The single supplement is certainly unfair, but if applied properly should only include the difference for the room only (nothing to do with food, staffing, etc.) Maybe CCA doesn't charge a single supplement, but one has to admit that their prices are high from the get-go!

I just checked one property - Cottar's which charges at rack rate (no one in their right mind should every pay rack) for sharing $595/person - the single rack rate is $695. Easy math only $100 additional. Or Little Governor's at $300/person sharing - the single is $405. Easy math - $105. I'm sure depending on the property the numbers overall aren't going to be that much different, though some may. If too high, just choose another property or get some friends/buddies.

I have no problem with a two-tiered pricing system especially in other than first-world countries. Otherwise, the majority of residents wouldn't be able to afford just the park entry fees. You'll find two-tiered pricing throughout Central and South America and I have seen it in most every country in Africa.

However, in a country such as South Africa where there are many wealthy residents - makes no sense especially if they're flying in on private charter (mentioned above). Certainly the low and middle-class wouldn't under any circumstances be able to afford the high-end properties so that's not even at issue, but for those who can, I don't believe any discount should be applied; many are likely as financially secured as other westerners if not more so.

My two-cents.
 
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Aug 27th, 2005, 06:35 AM
  #28
 
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Wow, with milk at $6.00/gallon, no wonder they give you a break on hotels.

What does gas go for? In NY, its just shy of $3.00/gallon.

I stayed at Volcanoes House in the national park, and had a room with a crater view. It was great but since I added trip to end of business trip, I didn't bring my camera since I didn't think I'd get to add on the weekend visit to Volcanoes NP, so I need to get back b/c the photo opportunities are incredible. I did get to take the helicopter tour (w/Blue Hawaii) and it was great!!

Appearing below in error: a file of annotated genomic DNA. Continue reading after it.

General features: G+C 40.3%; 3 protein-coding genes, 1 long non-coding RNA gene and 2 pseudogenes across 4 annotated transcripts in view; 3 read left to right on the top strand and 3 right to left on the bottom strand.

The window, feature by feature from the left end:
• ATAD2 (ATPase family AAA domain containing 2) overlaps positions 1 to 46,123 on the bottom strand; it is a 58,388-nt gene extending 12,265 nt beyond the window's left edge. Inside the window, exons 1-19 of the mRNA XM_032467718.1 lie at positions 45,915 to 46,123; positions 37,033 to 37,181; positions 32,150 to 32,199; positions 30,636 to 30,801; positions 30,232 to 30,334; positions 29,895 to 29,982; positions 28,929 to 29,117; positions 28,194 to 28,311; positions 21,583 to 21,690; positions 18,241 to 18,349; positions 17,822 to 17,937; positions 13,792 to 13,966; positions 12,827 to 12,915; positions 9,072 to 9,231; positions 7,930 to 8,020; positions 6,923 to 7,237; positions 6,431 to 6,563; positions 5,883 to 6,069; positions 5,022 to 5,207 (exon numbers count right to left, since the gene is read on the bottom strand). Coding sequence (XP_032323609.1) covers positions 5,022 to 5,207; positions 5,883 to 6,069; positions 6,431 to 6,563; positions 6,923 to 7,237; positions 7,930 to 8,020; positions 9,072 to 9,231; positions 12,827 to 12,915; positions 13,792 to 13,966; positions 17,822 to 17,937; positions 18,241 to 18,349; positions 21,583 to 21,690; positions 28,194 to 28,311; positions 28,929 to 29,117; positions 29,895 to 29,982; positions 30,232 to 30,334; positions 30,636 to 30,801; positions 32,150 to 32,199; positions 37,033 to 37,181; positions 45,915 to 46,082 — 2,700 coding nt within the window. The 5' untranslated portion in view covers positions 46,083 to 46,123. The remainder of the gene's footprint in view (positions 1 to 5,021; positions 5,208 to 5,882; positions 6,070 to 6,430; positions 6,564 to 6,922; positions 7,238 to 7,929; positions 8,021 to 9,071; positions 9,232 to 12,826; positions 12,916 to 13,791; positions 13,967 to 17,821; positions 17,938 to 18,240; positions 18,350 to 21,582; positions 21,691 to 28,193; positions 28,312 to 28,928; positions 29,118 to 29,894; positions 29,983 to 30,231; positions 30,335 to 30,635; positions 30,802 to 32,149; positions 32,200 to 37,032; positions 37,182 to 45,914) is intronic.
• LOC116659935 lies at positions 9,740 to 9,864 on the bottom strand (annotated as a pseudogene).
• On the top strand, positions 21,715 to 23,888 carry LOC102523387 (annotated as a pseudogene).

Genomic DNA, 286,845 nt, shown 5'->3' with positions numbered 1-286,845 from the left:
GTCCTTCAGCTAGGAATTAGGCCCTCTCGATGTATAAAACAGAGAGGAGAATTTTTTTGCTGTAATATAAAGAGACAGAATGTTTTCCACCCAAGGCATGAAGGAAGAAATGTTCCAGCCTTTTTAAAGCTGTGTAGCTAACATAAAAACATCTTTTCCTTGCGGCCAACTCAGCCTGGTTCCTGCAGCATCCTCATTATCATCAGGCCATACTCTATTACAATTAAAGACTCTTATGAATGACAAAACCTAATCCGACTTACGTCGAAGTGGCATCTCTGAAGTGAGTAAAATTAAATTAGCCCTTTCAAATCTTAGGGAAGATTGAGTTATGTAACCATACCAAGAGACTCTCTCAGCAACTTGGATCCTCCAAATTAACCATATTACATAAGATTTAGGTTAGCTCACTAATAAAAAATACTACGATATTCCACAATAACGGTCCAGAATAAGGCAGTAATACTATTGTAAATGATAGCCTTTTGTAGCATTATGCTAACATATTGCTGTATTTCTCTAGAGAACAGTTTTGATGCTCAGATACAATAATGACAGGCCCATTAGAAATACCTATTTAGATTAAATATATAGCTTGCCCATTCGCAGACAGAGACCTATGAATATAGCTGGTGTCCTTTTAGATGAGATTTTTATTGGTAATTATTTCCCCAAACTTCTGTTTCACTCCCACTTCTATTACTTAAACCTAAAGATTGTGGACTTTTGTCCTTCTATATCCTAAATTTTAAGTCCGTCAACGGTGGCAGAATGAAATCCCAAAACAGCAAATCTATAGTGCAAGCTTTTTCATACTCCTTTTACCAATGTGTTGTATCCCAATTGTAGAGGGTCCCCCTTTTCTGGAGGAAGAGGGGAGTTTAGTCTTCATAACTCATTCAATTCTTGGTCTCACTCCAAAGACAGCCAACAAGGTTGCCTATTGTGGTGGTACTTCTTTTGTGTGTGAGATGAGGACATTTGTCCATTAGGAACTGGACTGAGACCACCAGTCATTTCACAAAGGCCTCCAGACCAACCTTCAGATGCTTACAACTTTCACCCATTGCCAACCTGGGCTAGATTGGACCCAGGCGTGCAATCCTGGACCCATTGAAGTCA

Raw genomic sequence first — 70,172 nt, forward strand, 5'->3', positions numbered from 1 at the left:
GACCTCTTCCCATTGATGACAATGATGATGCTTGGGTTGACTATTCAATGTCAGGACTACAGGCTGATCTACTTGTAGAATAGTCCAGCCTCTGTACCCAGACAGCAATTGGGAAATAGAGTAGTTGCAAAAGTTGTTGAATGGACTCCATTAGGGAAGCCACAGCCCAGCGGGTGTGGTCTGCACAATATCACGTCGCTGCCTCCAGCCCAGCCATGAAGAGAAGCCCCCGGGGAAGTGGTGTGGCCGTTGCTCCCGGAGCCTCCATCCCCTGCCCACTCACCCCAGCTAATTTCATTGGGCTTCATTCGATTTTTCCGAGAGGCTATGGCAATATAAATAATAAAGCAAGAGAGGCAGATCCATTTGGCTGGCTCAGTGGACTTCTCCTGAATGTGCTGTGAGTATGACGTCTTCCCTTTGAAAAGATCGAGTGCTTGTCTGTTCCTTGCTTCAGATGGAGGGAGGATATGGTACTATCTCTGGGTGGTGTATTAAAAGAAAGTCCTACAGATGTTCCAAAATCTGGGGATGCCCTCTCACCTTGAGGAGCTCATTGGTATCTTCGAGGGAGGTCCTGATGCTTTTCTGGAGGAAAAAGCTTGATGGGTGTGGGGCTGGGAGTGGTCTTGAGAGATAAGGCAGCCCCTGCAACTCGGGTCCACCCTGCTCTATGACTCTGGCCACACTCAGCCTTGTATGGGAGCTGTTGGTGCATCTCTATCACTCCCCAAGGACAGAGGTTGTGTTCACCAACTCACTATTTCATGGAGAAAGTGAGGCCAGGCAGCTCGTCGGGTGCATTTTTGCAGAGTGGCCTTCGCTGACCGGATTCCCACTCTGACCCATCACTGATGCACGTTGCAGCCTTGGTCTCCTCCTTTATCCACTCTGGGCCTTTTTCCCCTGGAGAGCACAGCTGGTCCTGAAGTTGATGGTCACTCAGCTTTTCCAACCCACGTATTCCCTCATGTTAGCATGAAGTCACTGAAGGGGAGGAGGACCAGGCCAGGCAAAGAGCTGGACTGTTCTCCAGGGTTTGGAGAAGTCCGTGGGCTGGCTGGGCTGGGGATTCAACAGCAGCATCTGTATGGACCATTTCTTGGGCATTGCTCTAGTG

Michael
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Aug 27th, 2005, 07:53 AM
  #29
 
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Like Sandi I have no problem with a two-tiered pricing system in national parks. In Kenya non-residents pay $ 30 for category A parks, residents pay Ksh 500 and citizens Ksh 100. The only thing that irritates me is that overpaid ex-pats that I already envy for living in Kenya get such a huge discount. Residents discount for top-end accommodation is an entirely different matter. On budget accommodation there’s usually one price for all. $ 100 a month is a normal salary for a Kenyan teacher. Even if a mid-range lodge/camp charges a resident 1 ˝ teacher’s salary per night instead of 2, no normal Kenyan is going to stay there.

The residents discount compensating for the inconveniences of living on an island far away from the mainland is practised on the Canary Islands as well. I once flew from Tenerife to Málaga under false name because of it. The Canarian resident I was travelling with insisted on making another resident get a ticket for me in this person’s name – and my protests were very mild. My friend checked in and I ran to gate with the carry-on luggage under the excuse that we were late. This was before 9/11, but my friend’s ID was checked anyway.

Last year I ended up in Mombasa without having planned for it. I was staying in town, but, as I was on the coast, I wanted a couple of nights on the beach. At a travel agent I asked if there were any reasonably priced beach hotels. Everything was expensive but they said it would be easy to pass me off as a Kenyan. When I asked if I wasn’t too pale I was told I looked like a white Kenyan. Must be because of my sun damaged skin. Again my protests were mild… They checked the residents rates, but the difference wasn’t that big. I ended up staying at a nice place 200 metres from the beach.